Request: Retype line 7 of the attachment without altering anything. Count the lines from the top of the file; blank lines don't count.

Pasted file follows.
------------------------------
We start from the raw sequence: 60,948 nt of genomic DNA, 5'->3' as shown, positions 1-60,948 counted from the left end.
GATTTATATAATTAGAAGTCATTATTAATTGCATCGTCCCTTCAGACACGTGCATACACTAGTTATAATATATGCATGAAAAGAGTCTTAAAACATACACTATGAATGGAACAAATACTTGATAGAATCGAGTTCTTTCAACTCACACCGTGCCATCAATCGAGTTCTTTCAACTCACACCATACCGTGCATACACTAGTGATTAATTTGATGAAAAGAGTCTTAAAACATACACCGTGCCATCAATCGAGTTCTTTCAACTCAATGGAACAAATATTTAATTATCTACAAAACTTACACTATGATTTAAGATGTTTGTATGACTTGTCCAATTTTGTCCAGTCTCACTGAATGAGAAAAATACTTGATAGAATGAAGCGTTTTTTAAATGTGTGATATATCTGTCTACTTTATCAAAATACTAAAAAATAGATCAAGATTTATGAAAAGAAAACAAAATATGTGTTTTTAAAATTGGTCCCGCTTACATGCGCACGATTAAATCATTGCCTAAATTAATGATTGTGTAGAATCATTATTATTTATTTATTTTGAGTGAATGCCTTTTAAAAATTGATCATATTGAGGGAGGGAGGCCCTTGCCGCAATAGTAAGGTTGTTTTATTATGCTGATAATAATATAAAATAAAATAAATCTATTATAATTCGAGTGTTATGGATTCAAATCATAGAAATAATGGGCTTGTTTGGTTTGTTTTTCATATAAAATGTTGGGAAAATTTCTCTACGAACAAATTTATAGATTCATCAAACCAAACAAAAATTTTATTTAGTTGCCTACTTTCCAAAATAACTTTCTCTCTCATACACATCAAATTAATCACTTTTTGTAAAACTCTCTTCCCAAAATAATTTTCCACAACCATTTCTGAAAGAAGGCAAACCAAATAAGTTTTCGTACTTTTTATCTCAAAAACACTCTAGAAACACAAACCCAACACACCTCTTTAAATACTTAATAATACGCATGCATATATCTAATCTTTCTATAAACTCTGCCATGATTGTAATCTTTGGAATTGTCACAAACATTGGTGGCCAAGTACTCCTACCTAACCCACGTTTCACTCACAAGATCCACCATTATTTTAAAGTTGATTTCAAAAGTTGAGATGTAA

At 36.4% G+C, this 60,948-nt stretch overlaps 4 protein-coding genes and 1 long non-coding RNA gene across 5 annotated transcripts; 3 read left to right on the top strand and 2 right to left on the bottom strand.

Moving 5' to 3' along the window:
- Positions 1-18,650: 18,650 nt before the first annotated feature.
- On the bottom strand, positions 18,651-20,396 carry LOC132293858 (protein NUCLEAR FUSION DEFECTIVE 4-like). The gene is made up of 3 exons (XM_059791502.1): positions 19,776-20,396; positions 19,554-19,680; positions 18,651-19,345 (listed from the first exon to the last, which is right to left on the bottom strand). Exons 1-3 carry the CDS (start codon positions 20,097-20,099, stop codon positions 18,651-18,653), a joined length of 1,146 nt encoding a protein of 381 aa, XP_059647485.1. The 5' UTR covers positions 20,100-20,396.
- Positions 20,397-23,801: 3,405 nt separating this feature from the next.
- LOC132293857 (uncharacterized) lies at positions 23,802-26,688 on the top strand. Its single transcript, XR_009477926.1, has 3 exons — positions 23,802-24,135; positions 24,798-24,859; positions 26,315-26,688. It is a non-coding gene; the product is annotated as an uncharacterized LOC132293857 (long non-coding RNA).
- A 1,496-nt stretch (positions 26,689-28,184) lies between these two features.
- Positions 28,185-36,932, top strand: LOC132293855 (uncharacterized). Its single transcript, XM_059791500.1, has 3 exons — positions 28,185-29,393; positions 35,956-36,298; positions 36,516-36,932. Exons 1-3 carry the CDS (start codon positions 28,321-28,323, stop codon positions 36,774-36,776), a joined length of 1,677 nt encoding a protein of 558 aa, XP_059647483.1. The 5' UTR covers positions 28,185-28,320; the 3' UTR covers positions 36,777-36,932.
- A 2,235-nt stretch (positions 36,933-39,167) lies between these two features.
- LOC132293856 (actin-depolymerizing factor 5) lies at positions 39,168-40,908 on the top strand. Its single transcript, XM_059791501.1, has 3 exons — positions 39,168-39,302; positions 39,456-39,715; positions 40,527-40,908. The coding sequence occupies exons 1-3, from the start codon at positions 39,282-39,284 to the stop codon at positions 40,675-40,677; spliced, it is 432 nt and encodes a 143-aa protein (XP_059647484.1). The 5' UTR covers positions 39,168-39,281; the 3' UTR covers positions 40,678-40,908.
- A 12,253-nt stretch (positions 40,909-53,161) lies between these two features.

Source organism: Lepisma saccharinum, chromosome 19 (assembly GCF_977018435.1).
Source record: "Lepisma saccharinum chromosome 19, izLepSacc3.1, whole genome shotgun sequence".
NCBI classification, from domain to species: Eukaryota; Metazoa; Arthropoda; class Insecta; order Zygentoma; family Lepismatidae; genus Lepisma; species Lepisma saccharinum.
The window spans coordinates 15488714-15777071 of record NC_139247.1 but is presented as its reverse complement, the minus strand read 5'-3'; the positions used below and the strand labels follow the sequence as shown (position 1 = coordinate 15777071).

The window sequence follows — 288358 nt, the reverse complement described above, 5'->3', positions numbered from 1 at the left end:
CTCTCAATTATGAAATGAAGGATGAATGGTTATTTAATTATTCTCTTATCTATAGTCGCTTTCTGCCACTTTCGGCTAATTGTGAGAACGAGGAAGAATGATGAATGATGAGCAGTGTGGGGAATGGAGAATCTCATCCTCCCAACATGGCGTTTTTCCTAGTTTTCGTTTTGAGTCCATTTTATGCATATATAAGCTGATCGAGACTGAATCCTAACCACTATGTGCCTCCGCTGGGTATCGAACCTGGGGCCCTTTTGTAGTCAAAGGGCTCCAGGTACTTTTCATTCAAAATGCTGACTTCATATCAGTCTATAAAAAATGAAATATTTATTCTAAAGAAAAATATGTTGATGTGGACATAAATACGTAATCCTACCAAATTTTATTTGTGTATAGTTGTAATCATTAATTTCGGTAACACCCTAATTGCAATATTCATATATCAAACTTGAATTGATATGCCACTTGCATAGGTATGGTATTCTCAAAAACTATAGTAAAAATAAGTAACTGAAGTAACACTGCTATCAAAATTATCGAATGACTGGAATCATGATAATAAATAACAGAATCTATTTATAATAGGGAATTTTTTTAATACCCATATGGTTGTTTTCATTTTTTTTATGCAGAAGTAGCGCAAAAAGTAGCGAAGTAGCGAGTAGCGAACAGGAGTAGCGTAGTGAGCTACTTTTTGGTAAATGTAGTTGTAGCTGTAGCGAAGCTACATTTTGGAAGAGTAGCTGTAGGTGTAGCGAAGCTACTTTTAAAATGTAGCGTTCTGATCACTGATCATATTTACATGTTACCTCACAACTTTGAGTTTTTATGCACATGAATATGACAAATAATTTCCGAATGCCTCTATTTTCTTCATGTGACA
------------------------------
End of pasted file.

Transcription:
- Positions 20,397-23,801: 3,405 nt separating this feature from the next.